Get to Know our Course

As the first, and only, executive golf course in South Africa, Simbithi Country Club’s course is a marvel. Though it is undoubtedly a masterpiece, many golfers have made the mistake of underestimating its quirks and surprising challenges. Speaking of quirks, did you know there is a unique story behind the placement of each hole, named for the area of the original farm it once constituted? In this edition, we take you on a journey from the first to the 18th, and share some of the interesting tidbits with you.

Hole 1: VEGETABLE GARDEN (Par 3)
From amadumbe to strawberries, brinjals to carrots, watercress to beans, this was the flourishing kitchen garden which fed the Ladlau family and the farm’s workers. Come up short and you’re in the … raspberry patch.

Hole 2: FARMYARD (Par 3)
Mannie Ladlau’s business was sugar, but his favourites on this farm were his dairy herd—milk, butter and cream for all who lived here—and his fruit—litchis, avocados, pineapples, paw-paws, granadillas and guavas. Even a small coffee plantation! On this hole, tee off in the paddock where the cows grazed under the trees; hit over coffee and pineapples; put out in the cowshed.

Hole 3: SHAD RUN (Par 4)
The fig trees behind this tee mark the original sand road down to the beach at Shaka’s Rock—a public thoroughfare. Traffic… a couple of cars per day and a few fishermen on foot was its peak in shad season.

Hole 4: WILD ORCHIDS (Par 3)
You will still see them along this hole, “dripping from the trees”, wrote the Farmers’ Weekly of this “paradise of a farm”. They’re one of the features of the jungle of indigenous trees, shrubs and creepers which distinguish this part of the course.

Hole 5: MONKEY HAVEN (Par 3)
All the things that monkeys love and need remain in this stretch of pristine forest.

Hole 6: LEGUAAN’S LAIR (Par 3)
Home of Africa’s largest lizard, the water monitor; still seen slipping into the reeds to avoid errant golf balls.

Hole 7: UNGODIWODODI (Par 4)
Hole of the dirt with a sea view of Salt Rock beach, which used to be the farm’s very scenic rubbish dump.

Hole 8 : SHEBEEN (Par 3)
Here, in a hidden clearing in the middle of the crane-break, was the farm’s informal, illegal and very popular distillery and pub, where potent home-brew was made and sampled.

Hole 9: AMAKHOWE (Par 3)
A prime spot for the hunter-gatherers of one of the world’s most delicious wild mushrooms. Termitomyces umkowaani, locally known as amaKhowe, which pop up after Spring and Summer rains.

10TH: TRAMLINE (Par 3)
A narrow—gauge line ran through Zorai and neighbouring Tara, taking cut sugar cane to the loading zone en route to the local mill.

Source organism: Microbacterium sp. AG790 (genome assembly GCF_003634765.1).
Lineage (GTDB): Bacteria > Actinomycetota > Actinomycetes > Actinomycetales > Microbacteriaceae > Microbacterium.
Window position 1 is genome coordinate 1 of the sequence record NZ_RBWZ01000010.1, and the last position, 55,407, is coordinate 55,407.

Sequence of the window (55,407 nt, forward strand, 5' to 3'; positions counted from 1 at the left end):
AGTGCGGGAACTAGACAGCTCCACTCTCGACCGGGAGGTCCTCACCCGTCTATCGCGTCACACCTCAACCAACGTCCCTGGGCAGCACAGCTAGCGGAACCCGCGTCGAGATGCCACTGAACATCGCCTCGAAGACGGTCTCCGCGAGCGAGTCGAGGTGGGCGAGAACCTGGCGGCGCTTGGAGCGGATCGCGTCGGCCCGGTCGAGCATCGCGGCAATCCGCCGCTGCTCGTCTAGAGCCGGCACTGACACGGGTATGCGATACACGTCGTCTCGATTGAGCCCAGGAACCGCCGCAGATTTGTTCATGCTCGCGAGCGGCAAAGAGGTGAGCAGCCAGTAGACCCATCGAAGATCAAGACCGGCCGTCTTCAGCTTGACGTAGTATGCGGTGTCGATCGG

Hole 11: PANIC STATION (Par 3)
Favoured nesting spot for Potamochoerus porcus, or bush pigs; just a snuffle or a fleeting sighting of these fearsome –looking nocturnal creatures caused major consternation among farm-workers weaving home from the shebeen.

Hole 12: GOLOVANE (Par 5)
These were the little trucks which ran along the farm track, filled with cut cane.

Hole 13: LOADING ZONE (Par 3)
Nothing (or so we believe) to do with a locally distilled cane spirit of the same name! This was an early morning meeting place. Farmers and sirdars met here to supervise the send—off of their cane to the mill, to chat and catch up. Locals were taught to drive here.

Hole 14: MHLABATHINI (Par 4)
A very sandy area of the farm—most convenient for the making of the greens on the course.

Hole 15: BANANA HUT (Par 3)
Here is a hide-out; made of banana leaves, used by farm guards whose job was to protect young cane from marauding monkeys and rooting wild pigs.

Hole 16: UMNYUZI HILL (Par 3)
On these steep, coastal farms, ridging the cane fields was a job for mule-drawn ploughs.

Hole 17: ISIQHINGANA (Par 3)
Zulu name for the tiniest island—an islet: unless your pitching is spot on, one of the biggest challenges on this deceptively demanding course.

Did You Know?

The 17th is our Course’s Signature Hole. Golf Pro Elbert du Plessis explains the hole’s uniqueness lies in its short length; it only plays 80m. “It’s an easily underestimated hole, and has caught more people out than any other! Interestingly enough, though, it also produces quite a high number of holes-in-one.” Elbert also says the hole is unarguably stunning: the surroundings, view and vantage point make it deserving of the title of Signature Hole.

Hole 18: CRY BABY (Par 4)
The little loco which ran through the farm would toot in the early hours of the morning—a wakeup call for farmers, staff and sleeping Marot girls, Kay and Jen, much to their mother Mary’s dismay.